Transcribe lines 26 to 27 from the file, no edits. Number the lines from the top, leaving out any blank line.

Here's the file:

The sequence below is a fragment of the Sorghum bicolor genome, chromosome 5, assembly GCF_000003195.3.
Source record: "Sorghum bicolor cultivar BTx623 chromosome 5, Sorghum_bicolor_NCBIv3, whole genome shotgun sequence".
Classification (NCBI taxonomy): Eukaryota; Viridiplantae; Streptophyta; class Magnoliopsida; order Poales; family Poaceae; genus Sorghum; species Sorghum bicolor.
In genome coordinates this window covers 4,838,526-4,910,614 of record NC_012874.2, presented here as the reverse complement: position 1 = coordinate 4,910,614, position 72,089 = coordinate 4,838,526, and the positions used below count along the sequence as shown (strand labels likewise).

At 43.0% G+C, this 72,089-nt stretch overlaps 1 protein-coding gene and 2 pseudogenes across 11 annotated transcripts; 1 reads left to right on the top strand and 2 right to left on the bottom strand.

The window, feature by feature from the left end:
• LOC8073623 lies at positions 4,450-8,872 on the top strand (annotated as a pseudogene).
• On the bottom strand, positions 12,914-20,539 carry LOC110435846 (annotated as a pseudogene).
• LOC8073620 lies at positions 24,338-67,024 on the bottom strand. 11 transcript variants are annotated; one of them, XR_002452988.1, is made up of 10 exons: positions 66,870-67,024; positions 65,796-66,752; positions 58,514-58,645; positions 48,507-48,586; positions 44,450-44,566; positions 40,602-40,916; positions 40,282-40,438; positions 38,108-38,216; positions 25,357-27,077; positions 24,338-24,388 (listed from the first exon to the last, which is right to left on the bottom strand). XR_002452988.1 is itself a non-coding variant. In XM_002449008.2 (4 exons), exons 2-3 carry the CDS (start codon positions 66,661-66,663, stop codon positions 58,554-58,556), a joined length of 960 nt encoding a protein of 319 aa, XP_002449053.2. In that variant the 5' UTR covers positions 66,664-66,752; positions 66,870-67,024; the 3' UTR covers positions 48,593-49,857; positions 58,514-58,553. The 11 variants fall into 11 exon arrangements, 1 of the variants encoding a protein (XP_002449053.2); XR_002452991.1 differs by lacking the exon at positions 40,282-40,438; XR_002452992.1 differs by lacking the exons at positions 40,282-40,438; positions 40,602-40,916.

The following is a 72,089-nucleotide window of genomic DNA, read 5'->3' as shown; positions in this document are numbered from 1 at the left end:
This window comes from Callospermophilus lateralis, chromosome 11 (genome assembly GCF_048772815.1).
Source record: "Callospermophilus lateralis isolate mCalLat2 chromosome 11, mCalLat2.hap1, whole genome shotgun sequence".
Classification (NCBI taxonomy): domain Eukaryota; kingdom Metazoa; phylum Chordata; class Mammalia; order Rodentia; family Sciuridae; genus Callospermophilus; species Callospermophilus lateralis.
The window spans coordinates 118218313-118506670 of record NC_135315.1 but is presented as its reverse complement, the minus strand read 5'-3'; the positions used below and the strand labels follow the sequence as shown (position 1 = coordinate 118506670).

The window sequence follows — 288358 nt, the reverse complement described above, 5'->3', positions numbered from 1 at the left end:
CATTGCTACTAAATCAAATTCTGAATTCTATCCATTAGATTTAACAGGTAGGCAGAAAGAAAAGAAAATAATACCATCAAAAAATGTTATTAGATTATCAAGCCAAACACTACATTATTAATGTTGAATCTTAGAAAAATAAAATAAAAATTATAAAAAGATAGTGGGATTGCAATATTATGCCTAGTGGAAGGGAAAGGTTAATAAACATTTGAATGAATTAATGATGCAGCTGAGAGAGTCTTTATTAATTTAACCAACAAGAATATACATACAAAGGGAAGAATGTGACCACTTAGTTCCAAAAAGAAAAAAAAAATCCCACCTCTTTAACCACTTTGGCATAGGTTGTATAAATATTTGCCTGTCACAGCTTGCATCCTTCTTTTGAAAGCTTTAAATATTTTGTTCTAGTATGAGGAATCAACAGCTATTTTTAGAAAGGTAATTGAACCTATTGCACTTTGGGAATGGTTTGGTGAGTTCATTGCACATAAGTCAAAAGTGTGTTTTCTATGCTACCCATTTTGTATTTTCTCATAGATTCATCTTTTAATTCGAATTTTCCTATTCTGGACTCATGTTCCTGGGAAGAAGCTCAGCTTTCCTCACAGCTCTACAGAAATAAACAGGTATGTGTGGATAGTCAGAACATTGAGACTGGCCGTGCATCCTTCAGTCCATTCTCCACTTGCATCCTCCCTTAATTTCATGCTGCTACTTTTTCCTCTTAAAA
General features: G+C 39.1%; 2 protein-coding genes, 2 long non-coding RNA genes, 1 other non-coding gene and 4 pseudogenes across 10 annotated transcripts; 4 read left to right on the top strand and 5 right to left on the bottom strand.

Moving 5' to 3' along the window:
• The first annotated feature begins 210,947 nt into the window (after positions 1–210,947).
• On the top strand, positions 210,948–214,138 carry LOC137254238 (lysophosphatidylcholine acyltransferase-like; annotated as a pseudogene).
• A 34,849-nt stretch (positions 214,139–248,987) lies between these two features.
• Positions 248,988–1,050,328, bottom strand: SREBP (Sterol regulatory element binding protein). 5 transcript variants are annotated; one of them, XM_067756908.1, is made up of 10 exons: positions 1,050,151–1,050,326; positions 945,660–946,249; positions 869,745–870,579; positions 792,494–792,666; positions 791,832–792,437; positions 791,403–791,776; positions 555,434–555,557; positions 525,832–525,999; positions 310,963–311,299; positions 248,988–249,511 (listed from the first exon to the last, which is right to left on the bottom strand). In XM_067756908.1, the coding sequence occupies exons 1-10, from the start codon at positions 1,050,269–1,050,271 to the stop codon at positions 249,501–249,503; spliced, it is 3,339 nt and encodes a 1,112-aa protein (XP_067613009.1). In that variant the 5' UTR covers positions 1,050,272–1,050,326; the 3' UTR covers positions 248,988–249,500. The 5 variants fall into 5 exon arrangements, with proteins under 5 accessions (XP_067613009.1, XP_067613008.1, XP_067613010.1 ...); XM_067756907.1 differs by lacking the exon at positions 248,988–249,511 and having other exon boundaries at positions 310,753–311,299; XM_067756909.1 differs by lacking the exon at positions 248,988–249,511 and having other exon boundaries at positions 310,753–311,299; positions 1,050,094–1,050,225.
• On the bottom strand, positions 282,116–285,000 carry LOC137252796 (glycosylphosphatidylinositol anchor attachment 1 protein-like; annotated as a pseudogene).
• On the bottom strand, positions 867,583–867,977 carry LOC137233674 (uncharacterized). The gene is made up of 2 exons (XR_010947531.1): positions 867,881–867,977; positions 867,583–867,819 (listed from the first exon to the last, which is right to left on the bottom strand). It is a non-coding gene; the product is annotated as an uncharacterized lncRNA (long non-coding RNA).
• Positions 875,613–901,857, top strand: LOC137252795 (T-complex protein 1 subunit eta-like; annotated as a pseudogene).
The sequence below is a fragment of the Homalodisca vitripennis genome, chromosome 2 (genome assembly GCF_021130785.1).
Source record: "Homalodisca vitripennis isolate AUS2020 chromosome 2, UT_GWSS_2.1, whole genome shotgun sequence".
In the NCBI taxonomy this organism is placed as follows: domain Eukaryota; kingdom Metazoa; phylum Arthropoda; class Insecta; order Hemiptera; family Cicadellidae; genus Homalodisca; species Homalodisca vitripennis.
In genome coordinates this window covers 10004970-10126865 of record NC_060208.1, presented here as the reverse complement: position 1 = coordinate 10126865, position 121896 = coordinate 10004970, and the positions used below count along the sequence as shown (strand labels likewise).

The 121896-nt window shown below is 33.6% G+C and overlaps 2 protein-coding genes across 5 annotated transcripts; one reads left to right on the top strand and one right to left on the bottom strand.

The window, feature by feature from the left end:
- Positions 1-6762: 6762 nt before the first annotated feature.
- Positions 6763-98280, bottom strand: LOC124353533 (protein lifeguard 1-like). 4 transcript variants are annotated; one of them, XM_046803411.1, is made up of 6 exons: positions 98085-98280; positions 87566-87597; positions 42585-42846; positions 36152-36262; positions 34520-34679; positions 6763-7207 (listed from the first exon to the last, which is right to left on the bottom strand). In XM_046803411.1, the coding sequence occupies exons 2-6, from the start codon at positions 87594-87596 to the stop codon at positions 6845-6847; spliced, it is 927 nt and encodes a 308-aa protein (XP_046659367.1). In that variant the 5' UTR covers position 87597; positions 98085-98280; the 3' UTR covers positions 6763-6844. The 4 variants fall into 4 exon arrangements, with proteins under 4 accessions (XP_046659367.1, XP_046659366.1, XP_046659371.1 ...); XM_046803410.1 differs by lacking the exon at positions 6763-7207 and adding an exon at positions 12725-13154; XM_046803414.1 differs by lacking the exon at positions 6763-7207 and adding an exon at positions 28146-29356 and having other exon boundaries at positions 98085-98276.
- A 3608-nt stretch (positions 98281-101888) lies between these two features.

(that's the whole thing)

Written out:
The sequence below is a fragment of the Homalodisca vitripennis genome, chromosome 2 (genome assembly GCF_021130785.1).
Source record: "Homalodisca vitripennis isolate AUS2020 chromosome 2, UT_GWSS_2.1, whole genome shotgun sequence".